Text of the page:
Rudra: A couple of things. One is even much before Covid; growing up on a tea farm, I’m very keen on different kinds of food. So I get like honey from one estate, I get ginger and turmeric, I get red rice, I get peppercorn. So I’ve never thought that tea estates only produced tea. One is the commercial aspect of it, but there are many others. Certainly, during Covid, one thing that changed was I spent all the time in the estate, not in the city, a little bit in Mirzapur, but mostly in the tea estates. In some ways, it was a far more open interaction with everyone there.
Secondly, I think it’s clear, while, you know, people were coming and staying in Makaibari, I could see consumers of Makaibari staying in Makaibari and telling me things that, Why aren’t you doing, you know, mango with this and why aren’t you doing… And we started selling it in Taj, and then we started selling it at the Bagdogra Airport.
From that sample set of few people, it was clear that this is certainly something that customers appreciate. You asked about the percentage of the business; I don’t think I don’t want this to be that all the teas that Luxmi makes should get into our own packages. Not at all. We will continue selling through traditional channels, and we will sell at auctions. We are very, as I said, very grateful for the business. And our prices have also been fine. You might have seen the Assam prices, the Rwanda, and Gisovu. Rugabano is number one and number two in all of Africa. Whether it is Makaibari or the Moran estates, all these are making very, very good teas. But it’s important to think of this as a sustainable solution for the long term. I don’t see why we will not go straight to the consumers with some of the teas. People will mostly continue buying tea from supermarkets, but some might care about something different and something they really care about, and they might want to subscribe to the tea. If they really like strong Upper Assam, they might subscribe to it from us.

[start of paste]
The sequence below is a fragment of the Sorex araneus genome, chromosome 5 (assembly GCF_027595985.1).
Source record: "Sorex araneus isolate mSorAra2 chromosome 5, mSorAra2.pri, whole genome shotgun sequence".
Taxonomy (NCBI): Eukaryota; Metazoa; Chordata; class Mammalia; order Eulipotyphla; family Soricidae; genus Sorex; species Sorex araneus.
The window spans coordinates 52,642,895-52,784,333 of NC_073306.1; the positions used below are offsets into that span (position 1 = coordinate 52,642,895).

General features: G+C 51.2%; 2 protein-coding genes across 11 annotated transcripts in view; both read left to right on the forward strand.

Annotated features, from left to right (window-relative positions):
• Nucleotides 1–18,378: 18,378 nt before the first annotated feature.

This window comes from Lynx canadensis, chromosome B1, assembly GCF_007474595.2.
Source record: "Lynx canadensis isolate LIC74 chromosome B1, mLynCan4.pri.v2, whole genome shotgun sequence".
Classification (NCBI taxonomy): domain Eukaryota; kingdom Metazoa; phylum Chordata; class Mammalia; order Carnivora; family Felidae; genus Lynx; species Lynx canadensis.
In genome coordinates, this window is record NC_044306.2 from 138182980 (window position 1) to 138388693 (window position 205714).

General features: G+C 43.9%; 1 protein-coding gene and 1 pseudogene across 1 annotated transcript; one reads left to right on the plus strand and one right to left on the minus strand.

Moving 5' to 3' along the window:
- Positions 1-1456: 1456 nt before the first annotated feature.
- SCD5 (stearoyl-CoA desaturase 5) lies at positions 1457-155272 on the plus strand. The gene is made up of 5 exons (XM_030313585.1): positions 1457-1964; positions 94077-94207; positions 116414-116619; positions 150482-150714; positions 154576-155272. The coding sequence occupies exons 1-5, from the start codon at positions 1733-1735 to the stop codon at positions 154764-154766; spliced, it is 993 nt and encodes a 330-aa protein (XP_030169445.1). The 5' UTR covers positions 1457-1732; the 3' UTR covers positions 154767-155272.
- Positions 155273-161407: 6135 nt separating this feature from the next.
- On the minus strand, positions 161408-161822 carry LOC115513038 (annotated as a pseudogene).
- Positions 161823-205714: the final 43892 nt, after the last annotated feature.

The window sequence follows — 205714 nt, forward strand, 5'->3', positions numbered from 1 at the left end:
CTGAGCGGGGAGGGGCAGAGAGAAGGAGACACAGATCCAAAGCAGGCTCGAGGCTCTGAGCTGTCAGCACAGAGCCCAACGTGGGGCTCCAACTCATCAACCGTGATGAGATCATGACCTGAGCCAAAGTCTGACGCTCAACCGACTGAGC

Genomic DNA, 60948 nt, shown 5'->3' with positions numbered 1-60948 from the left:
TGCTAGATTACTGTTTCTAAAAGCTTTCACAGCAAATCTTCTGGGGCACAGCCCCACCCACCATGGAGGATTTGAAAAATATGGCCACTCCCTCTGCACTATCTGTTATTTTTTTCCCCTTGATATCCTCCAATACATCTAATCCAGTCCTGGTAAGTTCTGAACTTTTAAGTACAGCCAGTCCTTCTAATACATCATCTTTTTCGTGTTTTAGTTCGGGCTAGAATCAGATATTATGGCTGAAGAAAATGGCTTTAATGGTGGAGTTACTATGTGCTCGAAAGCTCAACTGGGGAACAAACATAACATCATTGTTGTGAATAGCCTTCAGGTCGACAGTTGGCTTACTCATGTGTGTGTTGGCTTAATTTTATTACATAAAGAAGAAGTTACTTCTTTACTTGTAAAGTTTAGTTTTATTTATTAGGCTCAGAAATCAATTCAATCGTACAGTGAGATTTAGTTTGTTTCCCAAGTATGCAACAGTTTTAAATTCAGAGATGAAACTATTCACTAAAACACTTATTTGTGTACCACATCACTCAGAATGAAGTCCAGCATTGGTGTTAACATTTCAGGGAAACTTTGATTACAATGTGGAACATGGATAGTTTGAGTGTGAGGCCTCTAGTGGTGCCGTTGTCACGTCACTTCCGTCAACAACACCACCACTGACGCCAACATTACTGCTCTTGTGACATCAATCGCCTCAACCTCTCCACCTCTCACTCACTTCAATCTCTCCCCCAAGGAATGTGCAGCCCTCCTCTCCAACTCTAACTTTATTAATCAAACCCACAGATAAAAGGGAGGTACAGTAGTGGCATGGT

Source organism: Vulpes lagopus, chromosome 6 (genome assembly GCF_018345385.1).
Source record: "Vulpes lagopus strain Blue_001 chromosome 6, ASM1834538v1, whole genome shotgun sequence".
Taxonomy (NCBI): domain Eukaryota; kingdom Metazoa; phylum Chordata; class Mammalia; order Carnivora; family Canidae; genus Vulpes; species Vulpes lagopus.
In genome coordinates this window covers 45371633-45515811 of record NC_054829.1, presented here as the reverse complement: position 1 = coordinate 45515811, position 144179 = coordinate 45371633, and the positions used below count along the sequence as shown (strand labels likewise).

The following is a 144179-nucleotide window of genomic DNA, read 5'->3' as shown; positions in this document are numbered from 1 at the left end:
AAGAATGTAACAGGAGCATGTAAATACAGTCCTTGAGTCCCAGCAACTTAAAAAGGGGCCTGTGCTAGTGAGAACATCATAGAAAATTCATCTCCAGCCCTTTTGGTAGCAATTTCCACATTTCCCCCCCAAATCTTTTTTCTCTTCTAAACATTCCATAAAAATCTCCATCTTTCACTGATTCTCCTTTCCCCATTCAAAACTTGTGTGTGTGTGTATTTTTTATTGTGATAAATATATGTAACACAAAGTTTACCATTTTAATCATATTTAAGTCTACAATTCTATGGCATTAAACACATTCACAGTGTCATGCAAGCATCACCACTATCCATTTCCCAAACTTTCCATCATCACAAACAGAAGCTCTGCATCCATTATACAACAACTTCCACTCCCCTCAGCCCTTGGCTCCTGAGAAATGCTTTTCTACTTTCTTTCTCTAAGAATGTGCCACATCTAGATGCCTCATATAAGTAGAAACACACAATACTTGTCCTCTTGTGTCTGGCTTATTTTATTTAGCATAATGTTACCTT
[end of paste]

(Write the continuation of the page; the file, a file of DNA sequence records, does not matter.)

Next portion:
So that’s the thought. It’s still evolving, by the way. I can’t say that I’ve figured this out. It’s evolving, and I’m open to customer input and review. The challenge is whether I can ensure we are not weak in the product’s packaging or delivery. Because sometimes it’s so rustic when you do something from the farm. The package doesn’t open properly; it’s dripping or something. I don’t want that. I want people to say, okay, this is a world-class company making a world-class product, but with all the pluses of coming straight from the farm.